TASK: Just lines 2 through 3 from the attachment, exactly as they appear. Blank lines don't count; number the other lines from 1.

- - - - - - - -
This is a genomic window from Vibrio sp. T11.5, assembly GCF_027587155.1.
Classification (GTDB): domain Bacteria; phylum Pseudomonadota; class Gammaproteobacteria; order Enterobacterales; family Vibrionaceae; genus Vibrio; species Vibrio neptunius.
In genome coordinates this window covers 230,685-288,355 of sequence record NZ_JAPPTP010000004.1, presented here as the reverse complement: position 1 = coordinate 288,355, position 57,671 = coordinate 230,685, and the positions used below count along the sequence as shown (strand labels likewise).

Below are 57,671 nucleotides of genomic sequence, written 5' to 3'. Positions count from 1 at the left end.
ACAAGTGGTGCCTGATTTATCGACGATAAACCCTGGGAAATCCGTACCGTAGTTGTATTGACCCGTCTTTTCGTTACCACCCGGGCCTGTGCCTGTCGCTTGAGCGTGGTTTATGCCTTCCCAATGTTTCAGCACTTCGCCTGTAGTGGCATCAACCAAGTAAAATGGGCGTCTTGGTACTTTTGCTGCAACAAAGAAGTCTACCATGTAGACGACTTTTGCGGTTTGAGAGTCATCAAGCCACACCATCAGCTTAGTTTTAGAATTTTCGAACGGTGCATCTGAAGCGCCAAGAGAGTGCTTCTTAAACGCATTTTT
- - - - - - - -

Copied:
Classification (GTDB): domain Bacteria; phylum Pseudomonadota; class Gammaproteobacteria; order Enterobacterales; family Vibrionaceae; genus Vibrio; species Vibrio neptunius.
In genome coordinates this window covers 230,685-288,355 of sequence record NZ_JAPPTP010000004.1, presented here as the reverse complement: position 1 = coordinate 288,355, position 57,671 = coordinate 230,685, and the positions used below count along the sequence as shown (strand labels likewise).